What You Need to Know About the Works with Tool for Server 2008
You’re Ready, Are Your Applications?
Rolling out new software is never an easy task.
Today’s software can be complex and dependent upon functions that may or may not work the same in newer versions.
That is why, in most production environments, new software rollouts are carefully planned to include the ability to back out the new version if something should go wrong.
Wouldn’t it be nice if you could eliminate some of the uncertainty up front?
Certified for Windows Servers 2008
You know that Microsoft bestows a special Certified for Windows Server 2008 designation on software that meets stringent requirements for compatibility.
What you might not know is that getting that certification is a time consuming process and costs up to $10,000 per product!
So, while you can rest assured that the likes of Adobe will certify their products, what about the other mission critical applications you use that are specific to your business?
A large dental practice uses a product which not only schedules appointments, but also makes sure they are the right length, have the proper spacing, and even makes an automated call the day before an appointment to remind patients.
It’s complex software, and more importantly, it is absolutely critical to making the practice run smoothly. But it’s also a niche product.
The company that makes the software doesn’t sell millions of copies per year; they sell thousands. Will they put the time and money into certifying the product for Windows Server 2008?
If not, how can you be sure that an upgrade won’t cause a problem?
Work with Windows Server
To address exactly this scenario, Microsoft has added a level of compatibility testing for Windows Server 2008.
The Works with Windows Server designation is your assurance that under most circumstances, your software will run just fine on Windows Server 2008.
It is a less comprehensive testing regimen, but according to Microsoft, addresses the vast majority of likely issues with compatibility.
This designation is also much cheaper and easier to obtain than the full scale certified designation. Still, if you have niche software, or software developed in-house, or custom made for your business, what can you do?
On Microsoft’s developer website www.innovateon.com, you can download a tool to check applications for compatibility.
In what is perhaps the most clearly named tool of all-time, Microsoft makes available for download the Works with Tool, which, (can you guess?) helps test to see if your software works with Windows Server 2008.
The tool itself is remarkably easy to use. It is fully wizard based with no difficult customization options. Running the tool is a snap. You can run the tool on an actual Windows Server 2008 machine, or remotely against another server.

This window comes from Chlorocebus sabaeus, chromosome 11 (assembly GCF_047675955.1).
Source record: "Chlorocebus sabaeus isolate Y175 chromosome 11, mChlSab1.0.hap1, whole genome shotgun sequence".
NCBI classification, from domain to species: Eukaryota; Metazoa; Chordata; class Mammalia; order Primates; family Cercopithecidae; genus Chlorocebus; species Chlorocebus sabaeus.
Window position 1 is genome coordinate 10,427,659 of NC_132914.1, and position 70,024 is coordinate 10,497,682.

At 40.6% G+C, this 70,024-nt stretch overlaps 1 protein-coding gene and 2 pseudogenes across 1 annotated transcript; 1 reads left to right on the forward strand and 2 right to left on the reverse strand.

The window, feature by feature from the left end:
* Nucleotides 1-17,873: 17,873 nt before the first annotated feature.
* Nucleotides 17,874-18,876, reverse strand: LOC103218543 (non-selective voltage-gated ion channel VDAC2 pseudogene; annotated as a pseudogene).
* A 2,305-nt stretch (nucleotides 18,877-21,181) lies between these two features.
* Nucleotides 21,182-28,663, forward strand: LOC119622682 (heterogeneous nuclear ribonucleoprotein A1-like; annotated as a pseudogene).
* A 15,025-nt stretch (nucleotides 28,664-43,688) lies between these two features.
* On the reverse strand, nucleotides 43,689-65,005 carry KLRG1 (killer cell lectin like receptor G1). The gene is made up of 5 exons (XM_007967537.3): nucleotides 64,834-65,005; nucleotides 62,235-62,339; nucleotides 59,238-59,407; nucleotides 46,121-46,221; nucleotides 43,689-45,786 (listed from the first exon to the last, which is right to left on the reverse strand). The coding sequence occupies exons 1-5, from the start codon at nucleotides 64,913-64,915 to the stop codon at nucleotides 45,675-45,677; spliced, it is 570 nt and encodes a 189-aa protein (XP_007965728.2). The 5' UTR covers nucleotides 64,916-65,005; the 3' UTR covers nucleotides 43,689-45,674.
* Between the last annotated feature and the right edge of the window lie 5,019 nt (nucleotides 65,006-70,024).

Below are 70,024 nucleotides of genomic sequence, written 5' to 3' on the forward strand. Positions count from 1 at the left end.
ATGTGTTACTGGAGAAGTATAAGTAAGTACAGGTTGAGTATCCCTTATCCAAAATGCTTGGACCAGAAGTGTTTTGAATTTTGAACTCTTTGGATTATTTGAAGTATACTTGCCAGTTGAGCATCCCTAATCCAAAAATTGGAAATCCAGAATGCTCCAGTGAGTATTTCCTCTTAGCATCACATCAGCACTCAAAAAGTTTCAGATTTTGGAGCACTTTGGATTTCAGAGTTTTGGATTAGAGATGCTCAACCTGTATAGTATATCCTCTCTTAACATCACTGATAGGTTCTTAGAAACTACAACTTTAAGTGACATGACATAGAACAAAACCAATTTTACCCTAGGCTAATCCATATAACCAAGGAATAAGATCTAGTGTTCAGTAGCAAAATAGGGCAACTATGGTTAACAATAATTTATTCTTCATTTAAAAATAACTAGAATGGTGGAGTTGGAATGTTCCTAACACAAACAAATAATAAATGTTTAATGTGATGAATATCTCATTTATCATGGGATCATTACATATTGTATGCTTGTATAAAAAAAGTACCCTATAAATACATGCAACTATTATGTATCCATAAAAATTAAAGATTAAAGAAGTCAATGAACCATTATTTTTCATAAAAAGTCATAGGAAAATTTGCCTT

Full compatibility testing takes between 2 and 4 hours. When finished, you’ll have a series of log files documenting any issues.
There is one catch to the Works with Tool.
Whether you use all the available components or not, Microsoft won’t give a product even this limited seal of approval without proof that it works with the whole smash, so in order to run the tool you’ll need to have .NET, IIS, Firewall, and IPv6 installed on the testing server.
Once you’ve run the tool you’ll need to analyze the generated log file output. The two things that are most likely to be broken are user-level access and using custom ports.
Microsoft’s earlier implementations of security required nearly every application in the world to be run with administrator access even if the user didn’t have that level of access. Microsoft’s own applications ran under this methodology.
Now, this is taboo. Microsoft insists for Windows Servers 2008 that those applications that are run by regular users run with user-level access. So, if the program has been coded for years to run as administrator, it will need to be rewritten in order to gain approval.
The second common glitch is using custom ports for applications that use network access.
Because, Server 2008 ships with Microsoft’s firewall software enabled by default, applications are required to work with only the ports open by default in the firewall. If the application uses port 28832 for some reason, then welcome to Busted City.
But Will My Application Work?
Keep in mind that the Works with Tool only tests software’s compatibility with the Server 2008 operating system. It does not test its functionality.
More importantly, it doesn’t necessarily test all the dependencies of the application. If the application was developed using a library or API that no longer functions the same (or maybe doesn’t exist at all), there is a good possibility that the application will not function properly.
However, the Microsoft testing tool isn’t going to be entering test queries into your SQL databases to see how it functions.
The Works with Tool provides a great way to test basic functionality of applications that aren’t certified by Windows. You’ll still need a solid test environment to check out everything, but at least you’ve got one less thing to worry about.